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Creative & Connected: November edition

Enjoy these simple and creative activities for people affected by dementia, their carers and loved ones from our Memories of London team. This month: all work and no play.

Download activity pack

The title appears next to black and white photographs of past Londoners.

People have always had to work to make a living, but long gone is the 9-5 day. London, as a capital city, is a hubbub of activity 24/7, with jobs as diverse as London’s communities.

This month’s pack is inspired by an IBM electric typewriter in the Museum of London collection. These machines were essential for office workers from the 1930s until the invention of the computer.

Get creative with our packs and join our team online for chat over a cuppa about London's past.

London Lives podcast

In this podcast series we delve into the rich stories of London’s people to create an audible journey to the past.

Each episode is inspired by an object from the Museum of London collection and shares the reflections of real Londoners and their London lives. Listen back to hear wonderful stories of a cheeky, century-old Steiff teddy bear, the joys of Caribbean carnival and more!

This month's episode

In this episode of London Lives, storyteller Mara Menzies tells an enchanting tale of one family’s visit to the Museum of London. As they wind through the galleries, marvelling together at familiar tools and uniforms, they find a solitary object. Whispers of the past grow louder. Inspired by an IBM electric typewriter, held in the Museum of London collection, we hear from Helena, Derek and Hubert about their rich and diverse working lives in London. We invite you to listen in wonder and consider your own working lives.

Click on the white arrow in the orange circle below to play this episode.

With great thanks to Derek and John from Russia Lane Day Centre , Hubert from Ashford Place , and Helena and Jacqui from Nightingale Hammerson Care Home, for permission to share their stories.

You can also click here to read a full transcript of this episode.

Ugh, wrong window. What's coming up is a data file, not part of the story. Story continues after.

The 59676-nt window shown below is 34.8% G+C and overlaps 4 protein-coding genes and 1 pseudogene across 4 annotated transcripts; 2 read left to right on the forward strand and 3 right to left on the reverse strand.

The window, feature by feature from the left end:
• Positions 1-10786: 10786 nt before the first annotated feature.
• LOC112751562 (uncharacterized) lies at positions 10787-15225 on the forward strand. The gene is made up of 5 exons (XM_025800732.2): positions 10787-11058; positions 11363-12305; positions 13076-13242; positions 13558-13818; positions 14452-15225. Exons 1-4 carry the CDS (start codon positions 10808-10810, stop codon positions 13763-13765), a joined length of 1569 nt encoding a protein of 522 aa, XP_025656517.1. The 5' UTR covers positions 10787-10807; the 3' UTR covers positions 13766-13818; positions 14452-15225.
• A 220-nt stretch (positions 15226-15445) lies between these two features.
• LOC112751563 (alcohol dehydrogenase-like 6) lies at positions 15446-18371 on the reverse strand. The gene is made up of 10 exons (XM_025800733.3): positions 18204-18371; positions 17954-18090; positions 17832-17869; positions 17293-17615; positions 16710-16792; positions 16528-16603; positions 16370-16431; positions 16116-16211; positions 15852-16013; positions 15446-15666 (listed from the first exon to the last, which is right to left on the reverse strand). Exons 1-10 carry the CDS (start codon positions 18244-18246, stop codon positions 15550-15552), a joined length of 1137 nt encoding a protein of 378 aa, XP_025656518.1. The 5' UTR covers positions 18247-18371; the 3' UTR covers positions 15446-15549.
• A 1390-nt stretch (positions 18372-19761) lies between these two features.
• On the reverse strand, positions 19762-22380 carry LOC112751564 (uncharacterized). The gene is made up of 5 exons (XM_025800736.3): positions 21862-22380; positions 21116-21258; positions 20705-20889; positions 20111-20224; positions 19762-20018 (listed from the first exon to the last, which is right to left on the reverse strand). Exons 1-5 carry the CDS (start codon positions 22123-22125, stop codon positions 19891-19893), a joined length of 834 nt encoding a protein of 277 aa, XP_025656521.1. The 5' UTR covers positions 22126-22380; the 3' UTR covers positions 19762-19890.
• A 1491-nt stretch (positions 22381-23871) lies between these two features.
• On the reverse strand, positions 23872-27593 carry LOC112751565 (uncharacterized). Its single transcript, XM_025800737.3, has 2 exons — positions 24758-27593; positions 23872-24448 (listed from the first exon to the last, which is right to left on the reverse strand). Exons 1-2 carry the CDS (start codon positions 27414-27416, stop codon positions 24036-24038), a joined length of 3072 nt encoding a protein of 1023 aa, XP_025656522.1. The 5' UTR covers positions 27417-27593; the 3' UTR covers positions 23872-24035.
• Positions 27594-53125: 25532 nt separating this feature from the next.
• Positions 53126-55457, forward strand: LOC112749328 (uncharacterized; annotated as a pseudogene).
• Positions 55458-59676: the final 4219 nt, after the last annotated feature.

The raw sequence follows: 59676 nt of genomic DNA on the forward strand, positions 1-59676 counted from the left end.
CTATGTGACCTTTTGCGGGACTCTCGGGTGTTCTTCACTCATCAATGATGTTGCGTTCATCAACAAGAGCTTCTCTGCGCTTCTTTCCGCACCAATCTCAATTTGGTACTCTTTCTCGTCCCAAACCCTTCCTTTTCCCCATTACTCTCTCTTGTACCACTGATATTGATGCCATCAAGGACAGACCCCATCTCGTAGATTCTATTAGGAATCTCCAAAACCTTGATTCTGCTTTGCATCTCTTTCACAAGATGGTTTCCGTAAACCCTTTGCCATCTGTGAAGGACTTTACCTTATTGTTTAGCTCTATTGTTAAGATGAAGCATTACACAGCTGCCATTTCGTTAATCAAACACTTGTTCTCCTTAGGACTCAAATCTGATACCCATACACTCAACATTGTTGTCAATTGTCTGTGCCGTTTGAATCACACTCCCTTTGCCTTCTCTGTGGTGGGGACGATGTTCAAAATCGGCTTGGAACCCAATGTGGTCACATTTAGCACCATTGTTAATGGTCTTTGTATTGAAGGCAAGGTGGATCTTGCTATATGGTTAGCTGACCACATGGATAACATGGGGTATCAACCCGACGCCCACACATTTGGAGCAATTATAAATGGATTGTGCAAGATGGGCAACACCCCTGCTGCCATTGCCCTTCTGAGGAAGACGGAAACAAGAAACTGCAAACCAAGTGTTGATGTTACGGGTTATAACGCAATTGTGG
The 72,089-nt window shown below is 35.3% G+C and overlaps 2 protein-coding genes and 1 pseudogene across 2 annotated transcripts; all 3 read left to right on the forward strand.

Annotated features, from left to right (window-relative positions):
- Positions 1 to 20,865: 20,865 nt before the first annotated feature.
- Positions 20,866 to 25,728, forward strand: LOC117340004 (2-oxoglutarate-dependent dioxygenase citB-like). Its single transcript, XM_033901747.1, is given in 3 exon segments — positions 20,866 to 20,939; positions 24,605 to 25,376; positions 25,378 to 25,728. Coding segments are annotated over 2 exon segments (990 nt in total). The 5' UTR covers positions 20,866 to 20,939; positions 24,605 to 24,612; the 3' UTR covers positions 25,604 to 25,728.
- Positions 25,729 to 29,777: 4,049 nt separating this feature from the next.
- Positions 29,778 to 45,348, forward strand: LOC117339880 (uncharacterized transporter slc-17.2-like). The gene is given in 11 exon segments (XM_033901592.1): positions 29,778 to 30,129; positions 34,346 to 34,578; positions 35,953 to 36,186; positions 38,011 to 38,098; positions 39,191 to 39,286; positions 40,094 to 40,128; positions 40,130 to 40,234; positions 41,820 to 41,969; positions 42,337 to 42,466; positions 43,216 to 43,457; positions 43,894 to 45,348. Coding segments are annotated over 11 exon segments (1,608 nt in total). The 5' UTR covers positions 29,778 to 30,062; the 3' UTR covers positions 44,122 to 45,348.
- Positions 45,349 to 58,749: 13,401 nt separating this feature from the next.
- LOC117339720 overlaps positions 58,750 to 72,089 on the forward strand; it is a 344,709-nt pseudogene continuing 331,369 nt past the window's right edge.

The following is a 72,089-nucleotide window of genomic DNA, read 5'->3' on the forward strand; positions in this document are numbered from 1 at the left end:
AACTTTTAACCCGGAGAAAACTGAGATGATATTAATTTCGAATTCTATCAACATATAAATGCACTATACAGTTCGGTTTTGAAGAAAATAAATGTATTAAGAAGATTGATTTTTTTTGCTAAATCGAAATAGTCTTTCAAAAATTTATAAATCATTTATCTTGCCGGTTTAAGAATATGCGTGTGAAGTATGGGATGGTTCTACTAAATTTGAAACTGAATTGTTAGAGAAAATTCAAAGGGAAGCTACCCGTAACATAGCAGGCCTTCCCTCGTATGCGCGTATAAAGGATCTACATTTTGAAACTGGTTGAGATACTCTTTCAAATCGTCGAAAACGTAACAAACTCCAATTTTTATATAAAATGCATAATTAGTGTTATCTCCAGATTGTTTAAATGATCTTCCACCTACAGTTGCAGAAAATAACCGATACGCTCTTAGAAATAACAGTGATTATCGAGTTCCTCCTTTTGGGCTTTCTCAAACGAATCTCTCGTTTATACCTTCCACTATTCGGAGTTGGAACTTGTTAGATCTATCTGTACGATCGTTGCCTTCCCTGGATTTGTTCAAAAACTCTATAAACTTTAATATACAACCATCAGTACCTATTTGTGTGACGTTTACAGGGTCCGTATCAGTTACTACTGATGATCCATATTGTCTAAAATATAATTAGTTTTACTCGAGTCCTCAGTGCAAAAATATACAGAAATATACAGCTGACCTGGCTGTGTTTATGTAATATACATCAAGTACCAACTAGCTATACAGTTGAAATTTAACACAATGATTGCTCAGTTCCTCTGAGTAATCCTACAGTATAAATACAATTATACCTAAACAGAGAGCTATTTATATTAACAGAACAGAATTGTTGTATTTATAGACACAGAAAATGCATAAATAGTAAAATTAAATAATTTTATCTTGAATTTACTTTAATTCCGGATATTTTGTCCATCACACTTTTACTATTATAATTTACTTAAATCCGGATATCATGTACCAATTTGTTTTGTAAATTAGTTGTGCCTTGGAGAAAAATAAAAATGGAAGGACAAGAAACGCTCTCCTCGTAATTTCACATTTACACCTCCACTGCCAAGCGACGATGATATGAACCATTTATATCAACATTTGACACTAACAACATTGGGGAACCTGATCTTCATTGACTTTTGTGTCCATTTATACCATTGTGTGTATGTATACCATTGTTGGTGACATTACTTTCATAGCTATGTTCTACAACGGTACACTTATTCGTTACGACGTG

Boys enjoying a toboggan ride in the snow on Hampstead Heath in February 1969.

Winter fun on Hampstead Heath

© Henry Grant Collection/Museum of London

Share a story with us

In our next podcast, we will be taking a look at age-old winter traditions enjoyed by Londoners.

  • Do you follow any winter traditions?
  • Have you ever been tobogganing or played in the snow?

We’d love to talk to you! If you’d like to share your story email [email protected] and we will get in touch to find out more.

Time for a cuppa

Illustration of a steaming mug in pink on a white background.

Put the kettle on

Join us for a brew and a natter

Why not join us to celebrate the festive season during one of our live, online sessions? This month the Memories of London team will be sharing objects from London’s past, singing, moving and chatting over two sessions!

Join us on Thursday 3 December, 10.30-11.30am and Friday 18 December, 10.30-11.30am.

To take part please register by:


  • Calling 07780 504506 Monday-Friday, 9am-6pm (Standard network rates apply)

Activity pack

Simply click the following link to download a large-print PDF copy of this month's activity pack.

We recommend printing it off as it has activities to fill out, trace or complete such as this telephone puzzle:

Illustration of numerous telephone cables tangled up, leading to different contacts from the Buckingham Palace switchboard e.g. the Queen, Prime Minister, vicar.

Ring, ring!

Help the operator untangle the telephone wires by working out which people are chatting.